5 Skills Coding improves in Children
Technology has become more and more ubiquitous in recent years, causing coding to turn into a requirement for basic literacy. Knowing how to use a smartphone or tablet is not enough anymore.
You may think coding is just for the future software engineers and computer programmers, but it’s actually a skill that can be beneficial to everyone, even at a young age. The UK Key Stage 1 curriculum now states that pupils should be taught to “create and debug simple programs”, and that’s not without good reason. There are so many added benefits to having even just a little bit of coding know-how.
Who said that programming can’t start until a certain age? Learning to code at an early age doesn’t necessarily mean that you will grow to know all programming languages. It just means learning how to process your thoughts logically as you grow comfortable with the ideas behind programming.
Kids can learn to code before they can read thanks to websites that make the learning process easy and fun. If you spend some time searching for activities to help boost logical thinking and alternative methodologies, you will find all kinds of resources. For example, most kids adore playing with train sets. That’s why LEGO Education created Coding Express: to help kids understand programming concepts through playful learning.
It’s not just about learning to program lines of code or becoming a computer programmer. Even if your child never becomes a software engineer, they will benefit from knowing how to solve problems.
Scratch is one platform that is ideal for kids to begin learning code. Scratch programming is popular for kids because instead of using lines of code, youth users learn though colourful command blocks and cartoon sprites. This means that without typing a single line of code, kids can get their feet wet with programming statements and computational ideas and begin to test their limits of creative thinking in order to problem-solve.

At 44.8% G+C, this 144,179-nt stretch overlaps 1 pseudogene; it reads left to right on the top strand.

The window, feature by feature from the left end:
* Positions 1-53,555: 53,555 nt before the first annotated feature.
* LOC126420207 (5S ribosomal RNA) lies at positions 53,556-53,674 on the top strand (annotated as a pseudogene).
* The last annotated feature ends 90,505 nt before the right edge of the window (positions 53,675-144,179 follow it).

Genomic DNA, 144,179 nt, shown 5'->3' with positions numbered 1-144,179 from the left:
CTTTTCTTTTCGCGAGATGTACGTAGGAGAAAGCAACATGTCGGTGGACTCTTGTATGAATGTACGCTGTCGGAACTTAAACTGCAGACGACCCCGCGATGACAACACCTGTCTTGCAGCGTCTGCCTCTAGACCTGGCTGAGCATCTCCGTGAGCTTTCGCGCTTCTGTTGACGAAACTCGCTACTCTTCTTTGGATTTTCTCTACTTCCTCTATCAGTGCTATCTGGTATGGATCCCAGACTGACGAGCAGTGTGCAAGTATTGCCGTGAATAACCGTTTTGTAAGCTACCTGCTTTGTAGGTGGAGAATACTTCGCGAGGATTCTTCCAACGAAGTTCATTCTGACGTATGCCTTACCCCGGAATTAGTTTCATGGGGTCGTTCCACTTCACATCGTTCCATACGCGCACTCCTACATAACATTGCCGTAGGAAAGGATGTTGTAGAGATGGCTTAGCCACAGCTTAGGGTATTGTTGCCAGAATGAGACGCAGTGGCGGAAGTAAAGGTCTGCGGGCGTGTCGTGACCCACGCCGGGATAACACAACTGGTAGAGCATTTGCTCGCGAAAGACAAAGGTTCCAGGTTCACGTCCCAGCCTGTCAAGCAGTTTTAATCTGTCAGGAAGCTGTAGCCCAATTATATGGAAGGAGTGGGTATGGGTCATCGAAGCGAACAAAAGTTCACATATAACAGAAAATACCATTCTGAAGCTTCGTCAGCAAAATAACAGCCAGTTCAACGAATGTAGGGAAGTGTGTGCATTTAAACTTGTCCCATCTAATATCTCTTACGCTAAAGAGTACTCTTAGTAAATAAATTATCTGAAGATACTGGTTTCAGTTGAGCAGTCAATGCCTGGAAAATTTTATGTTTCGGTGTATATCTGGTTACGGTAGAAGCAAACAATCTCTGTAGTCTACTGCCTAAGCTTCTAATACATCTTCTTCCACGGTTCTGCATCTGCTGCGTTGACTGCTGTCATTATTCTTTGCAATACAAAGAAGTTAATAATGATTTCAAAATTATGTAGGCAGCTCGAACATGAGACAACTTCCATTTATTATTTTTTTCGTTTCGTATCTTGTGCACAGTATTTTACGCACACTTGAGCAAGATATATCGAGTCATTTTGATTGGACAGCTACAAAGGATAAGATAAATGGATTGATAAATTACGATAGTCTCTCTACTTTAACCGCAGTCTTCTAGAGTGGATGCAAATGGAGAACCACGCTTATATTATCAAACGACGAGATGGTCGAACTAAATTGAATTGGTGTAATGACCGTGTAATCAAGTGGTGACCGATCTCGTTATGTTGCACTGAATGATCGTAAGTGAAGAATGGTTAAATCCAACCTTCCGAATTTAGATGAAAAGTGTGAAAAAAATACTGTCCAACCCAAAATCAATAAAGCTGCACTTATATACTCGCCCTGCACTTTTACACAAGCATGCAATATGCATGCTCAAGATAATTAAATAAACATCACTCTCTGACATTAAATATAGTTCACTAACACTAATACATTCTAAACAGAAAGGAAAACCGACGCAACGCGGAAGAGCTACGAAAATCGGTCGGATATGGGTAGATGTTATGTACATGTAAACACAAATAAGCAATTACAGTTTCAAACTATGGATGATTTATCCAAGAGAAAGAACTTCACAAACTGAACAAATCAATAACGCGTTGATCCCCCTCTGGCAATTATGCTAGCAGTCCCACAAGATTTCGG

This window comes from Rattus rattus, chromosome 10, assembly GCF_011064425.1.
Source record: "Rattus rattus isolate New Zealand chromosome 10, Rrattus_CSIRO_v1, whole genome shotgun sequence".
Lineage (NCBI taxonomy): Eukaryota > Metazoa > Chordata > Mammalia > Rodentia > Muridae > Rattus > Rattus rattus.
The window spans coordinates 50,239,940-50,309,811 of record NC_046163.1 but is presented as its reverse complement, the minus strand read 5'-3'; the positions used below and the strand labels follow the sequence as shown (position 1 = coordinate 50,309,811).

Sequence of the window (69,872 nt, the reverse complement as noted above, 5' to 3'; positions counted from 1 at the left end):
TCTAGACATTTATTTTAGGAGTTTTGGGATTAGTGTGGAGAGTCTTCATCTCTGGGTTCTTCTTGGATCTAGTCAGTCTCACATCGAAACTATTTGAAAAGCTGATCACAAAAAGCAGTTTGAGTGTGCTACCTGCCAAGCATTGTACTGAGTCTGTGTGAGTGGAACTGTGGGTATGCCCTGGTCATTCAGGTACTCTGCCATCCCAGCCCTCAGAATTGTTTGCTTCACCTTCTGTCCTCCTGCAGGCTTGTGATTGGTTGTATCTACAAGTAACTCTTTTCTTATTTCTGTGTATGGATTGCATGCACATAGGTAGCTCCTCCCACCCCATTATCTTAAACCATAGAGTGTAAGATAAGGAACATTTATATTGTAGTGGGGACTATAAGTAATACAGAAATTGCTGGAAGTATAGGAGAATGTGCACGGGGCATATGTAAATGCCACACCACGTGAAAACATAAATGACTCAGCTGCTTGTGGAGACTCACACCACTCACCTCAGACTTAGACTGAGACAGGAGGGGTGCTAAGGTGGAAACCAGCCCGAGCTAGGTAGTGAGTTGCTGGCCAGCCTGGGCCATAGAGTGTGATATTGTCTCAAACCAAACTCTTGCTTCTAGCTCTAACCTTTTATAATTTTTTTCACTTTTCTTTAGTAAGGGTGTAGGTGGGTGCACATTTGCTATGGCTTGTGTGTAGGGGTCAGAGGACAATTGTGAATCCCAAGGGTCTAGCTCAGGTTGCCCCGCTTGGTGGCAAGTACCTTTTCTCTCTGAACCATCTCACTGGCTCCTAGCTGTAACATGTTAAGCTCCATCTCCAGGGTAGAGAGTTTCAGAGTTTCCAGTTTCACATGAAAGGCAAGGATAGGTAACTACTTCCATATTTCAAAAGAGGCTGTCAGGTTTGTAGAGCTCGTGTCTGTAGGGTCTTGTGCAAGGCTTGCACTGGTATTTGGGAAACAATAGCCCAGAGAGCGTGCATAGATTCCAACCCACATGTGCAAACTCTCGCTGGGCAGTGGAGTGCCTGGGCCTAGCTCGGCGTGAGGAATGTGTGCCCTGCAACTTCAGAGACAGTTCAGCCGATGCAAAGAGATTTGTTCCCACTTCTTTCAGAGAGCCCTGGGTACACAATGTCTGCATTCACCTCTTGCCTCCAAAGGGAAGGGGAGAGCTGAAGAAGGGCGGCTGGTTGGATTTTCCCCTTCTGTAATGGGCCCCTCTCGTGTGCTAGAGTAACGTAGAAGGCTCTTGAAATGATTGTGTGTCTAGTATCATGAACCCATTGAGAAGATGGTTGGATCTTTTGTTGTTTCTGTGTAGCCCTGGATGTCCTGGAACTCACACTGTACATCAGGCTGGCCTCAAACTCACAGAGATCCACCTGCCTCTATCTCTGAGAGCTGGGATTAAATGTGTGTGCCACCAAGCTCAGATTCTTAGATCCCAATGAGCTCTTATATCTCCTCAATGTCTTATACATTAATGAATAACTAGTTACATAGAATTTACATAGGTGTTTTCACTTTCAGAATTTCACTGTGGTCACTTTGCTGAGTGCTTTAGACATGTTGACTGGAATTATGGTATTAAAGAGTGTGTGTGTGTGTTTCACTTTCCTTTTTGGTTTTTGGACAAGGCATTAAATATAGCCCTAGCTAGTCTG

Solutions such as LEGO Education’s WeDo 2.0 can also be used with Scratch. Meaning that they can continue to learn programming on a platform they will be familiar with.
Coding can improve many skills which are key in a child’s development, including:
When you learn a language, you use it to express yourself. The same is true with code. Coding empowers kids to not only consume digital media and technology, but to create it. Instead of simply playing a video game or using an app, they can imagine making their own video game, or envision what their own website, or app might look like—and they’ll have the outlet for expression.
When kids code, they take complex problems and break them down into smaller parts.
Kids learn what it’s like to approach a problem the way a software engineer does, with logical, computational thinking.
This logical thinking is a powerful tool in school, work, and life.
Learning to code, like any new discipline, is a challenge. Thus, tackling complex problems—and making mistakes along the way—can be very frustrating.
Coding teaches the valuable skill of persistence in the face of such challenges. Learning how to problem solve and look for solutions through research and collaboration builds this highly desirable skill.
Anyone can learn how to code—kids can learn alongside others of every race, gender, or background. Kids meet and learn how to collaborate with all kinds of peers, all joined by a common interest in technology.
Classrooms and other in-person environments, bring kids together for face-to-face collaboration. Kids learning online can also grow, asking each other questions, and working to solve problems and create things together.
Communication is an absolutely essential skill throughout school, work, and life. People who can clearly communicate complex ideas in simple terms tend to be successful in different industries and walks of life.
When kids learn how to code, they learn how to communicate with the most simple-minded audience imaginable: computers. As mentioned, coding teaches kids how to break down complex ideas and arrange them in a way that computers can understand.